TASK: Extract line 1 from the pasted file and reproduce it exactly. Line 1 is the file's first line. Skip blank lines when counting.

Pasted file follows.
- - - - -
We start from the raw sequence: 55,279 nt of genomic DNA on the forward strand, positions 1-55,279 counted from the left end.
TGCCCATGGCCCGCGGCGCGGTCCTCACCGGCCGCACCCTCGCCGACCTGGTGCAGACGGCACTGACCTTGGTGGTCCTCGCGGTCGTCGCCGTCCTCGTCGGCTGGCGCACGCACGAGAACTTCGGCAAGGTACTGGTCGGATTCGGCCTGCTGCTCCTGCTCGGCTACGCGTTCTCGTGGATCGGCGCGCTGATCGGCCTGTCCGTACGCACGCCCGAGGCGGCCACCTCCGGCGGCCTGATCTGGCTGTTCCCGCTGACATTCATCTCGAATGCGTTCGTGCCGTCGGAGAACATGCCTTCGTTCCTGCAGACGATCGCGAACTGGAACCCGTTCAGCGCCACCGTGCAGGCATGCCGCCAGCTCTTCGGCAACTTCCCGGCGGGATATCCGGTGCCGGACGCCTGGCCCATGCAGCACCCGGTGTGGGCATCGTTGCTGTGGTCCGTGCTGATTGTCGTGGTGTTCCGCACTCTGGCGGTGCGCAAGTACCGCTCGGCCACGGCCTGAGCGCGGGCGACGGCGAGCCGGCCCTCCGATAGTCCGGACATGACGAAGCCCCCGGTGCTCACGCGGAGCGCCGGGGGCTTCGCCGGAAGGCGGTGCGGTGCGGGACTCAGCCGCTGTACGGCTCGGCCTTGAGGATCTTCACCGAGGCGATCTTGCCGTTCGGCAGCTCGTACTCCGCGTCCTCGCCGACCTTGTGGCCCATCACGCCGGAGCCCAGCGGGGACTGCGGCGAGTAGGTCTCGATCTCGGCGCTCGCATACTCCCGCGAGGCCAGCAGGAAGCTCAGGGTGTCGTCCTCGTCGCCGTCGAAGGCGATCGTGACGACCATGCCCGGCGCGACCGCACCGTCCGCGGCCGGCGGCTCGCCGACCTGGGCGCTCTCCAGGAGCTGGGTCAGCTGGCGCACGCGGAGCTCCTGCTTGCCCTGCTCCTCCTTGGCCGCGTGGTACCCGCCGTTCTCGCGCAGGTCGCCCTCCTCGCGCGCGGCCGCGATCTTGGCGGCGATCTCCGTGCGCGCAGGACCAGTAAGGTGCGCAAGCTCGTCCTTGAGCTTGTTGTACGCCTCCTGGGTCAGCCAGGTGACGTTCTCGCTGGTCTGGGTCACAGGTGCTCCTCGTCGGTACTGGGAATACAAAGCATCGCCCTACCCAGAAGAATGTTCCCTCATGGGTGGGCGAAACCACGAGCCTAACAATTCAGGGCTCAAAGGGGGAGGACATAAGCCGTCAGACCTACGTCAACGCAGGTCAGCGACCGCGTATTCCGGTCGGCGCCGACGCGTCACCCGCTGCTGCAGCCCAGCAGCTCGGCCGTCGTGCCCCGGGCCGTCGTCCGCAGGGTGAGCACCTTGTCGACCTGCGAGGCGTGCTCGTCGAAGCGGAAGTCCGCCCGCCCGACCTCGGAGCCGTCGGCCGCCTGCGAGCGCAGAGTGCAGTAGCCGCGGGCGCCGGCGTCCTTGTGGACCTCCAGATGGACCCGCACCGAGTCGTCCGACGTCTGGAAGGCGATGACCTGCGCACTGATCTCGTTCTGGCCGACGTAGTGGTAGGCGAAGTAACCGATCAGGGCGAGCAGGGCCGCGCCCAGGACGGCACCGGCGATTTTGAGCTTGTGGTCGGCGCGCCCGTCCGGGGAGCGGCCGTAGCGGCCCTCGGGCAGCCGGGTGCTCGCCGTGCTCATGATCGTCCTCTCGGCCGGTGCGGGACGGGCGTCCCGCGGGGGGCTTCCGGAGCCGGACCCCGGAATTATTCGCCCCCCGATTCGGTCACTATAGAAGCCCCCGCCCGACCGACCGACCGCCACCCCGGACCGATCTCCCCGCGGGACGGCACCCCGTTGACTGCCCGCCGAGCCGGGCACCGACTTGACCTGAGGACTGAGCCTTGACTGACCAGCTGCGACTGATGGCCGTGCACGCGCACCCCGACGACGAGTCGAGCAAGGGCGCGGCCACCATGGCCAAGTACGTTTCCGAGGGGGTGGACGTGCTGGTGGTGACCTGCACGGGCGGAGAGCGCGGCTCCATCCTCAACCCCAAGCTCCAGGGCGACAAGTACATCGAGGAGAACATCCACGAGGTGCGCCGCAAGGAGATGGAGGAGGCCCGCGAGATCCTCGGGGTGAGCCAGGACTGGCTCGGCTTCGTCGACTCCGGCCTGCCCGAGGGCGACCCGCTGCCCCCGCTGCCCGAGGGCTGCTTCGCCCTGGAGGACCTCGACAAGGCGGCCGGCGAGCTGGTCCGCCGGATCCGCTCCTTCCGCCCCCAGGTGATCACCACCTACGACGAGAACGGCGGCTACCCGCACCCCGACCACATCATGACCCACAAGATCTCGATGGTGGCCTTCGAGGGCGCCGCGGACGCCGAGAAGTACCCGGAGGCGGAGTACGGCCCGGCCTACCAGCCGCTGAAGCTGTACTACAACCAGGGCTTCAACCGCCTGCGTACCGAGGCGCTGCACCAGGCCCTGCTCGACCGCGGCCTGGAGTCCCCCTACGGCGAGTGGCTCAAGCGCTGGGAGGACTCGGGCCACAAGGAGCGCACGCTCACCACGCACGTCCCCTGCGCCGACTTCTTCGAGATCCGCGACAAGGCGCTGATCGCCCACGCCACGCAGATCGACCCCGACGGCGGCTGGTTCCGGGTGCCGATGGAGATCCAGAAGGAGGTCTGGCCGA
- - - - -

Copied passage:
We start from the raw sequence: 55,279 nt of genomic DNA on the forward strand, positions 1-55,279 counted from the left end.